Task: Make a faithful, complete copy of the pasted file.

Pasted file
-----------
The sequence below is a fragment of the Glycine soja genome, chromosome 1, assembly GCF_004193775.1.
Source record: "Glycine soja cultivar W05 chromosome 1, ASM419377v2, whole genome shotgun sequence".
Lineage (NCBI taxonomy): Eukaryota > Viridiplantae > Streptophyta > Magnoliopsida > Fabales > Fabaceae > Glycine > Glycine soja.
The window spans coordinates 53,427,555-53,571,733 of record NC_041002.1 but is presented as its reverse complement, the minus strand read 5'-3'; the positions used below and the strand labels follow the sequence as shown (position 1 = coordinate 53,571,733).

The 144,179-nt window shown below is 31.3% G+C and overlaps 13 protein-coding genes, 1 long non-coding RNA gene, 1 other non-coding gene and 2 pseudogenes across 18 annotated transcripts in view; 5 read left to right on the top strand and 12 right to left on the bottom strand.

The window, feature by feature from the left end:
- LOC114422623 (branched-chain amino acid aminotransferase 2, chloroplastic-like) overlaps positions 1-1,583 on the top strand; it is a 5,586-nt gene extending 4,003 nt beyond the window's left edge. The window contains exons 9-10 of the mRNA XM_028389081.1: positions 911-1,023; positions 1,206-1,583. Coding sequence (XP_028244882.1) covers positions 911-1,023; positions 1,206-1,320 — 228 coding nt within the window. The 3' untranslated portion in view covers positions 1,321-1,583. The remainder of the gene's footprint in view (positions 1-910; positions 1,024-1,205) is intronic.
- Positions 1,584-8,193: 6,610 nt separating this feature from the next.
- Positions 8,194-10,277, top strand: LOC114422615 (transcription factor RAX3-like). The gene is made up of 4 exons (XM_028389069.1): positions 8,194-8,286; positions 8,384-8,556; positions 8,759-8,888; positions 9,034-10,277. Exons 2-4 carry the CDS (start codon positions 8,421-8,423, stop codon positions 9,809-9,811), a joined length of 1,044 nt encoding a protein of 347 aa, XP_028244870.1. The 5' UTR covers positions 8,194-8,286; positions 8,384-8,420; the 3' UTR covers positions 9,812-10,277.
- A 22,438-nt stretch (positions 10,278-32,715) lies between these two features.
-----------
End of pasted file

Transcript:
The sequence below is a fragment of the Glycine soja genome, chromosome 1, assembly GCF_004193775.1.
Source record: "Glycine soja cultivar W05 chromosome 1, ASM419377v2, whole genome shotgun sequence".
Lineage (NCBI taxonomy): Eukaryota > Viridiplantae > Streptophyta > Magnoliopsida > Fabales > Fabaceae > Glycine > Glycine soja.
The window spans coordinates 53,427,555-53,571,733 of record NC_041002.1 but is presented as its reverse complement, the minus strand read 5'-3'; the positions used below and the strand labels follow the sequence as shown (position 1 = coordinate 53,571,733).

The 144,179-nt window shown below is 31.3% G+C and overlaps 13 protein-coding genes, 1 long non-coding RNA gene, 1 other non-coding gene and 2 pseudogenes across 18 annotated transcripts in view; 5 read left to right on the top strand and 12 right to left on the bottom strand.

The window, feature by feature from the left end:
- LOC114422623 (branched-chain amino acid aminotransferase 2, chloroplastic-like) overlaps positions 1-1,583 on the top strand; it is a 5,586-nt gene extending 4,003 nt beyond the window's left edge. The window contains exons 9-10 of the mRNA XM_028389081.1: positions 911-1,023; positions 1,206-1,583. Coding sequence (XP_028244882.1) covers positions 911-1,023; positions 1,206-1,320 — 228 coding nt within the window. The 3' untranslated portion in view covers positions 1,321-1,583. The remainder of the gene's footprint in view (positions 1-910; positions 1,024-1,205) is intronic.
- Positions 1,584-8,193: 6,610 nt separating this feature from the next.
- Positions 8,194-10,277, top strand: LOC114422615 (transcription factor RAX3-like). The gene is made up of 4 exons (XM_028389069.1): positions 8,194-8,286; positions 8,384-8,556; positions 8,759-8,888; positions 9,034-10,277. Exons 2-4 carry the CDS (start codon positions 8,421-8,423, stop codon positions 9,809-9,811), a joined length of 1,044 nt encoding a protein of 347 aa, XP_028244870.1. The 5' UTR covers positions 8,194-8,286; positions 8,384-8,420; the 3' UTR covers positions 9,812-10,277.
- A 22,438-nt stretch (positions 10,278-32,715) lies between these two features.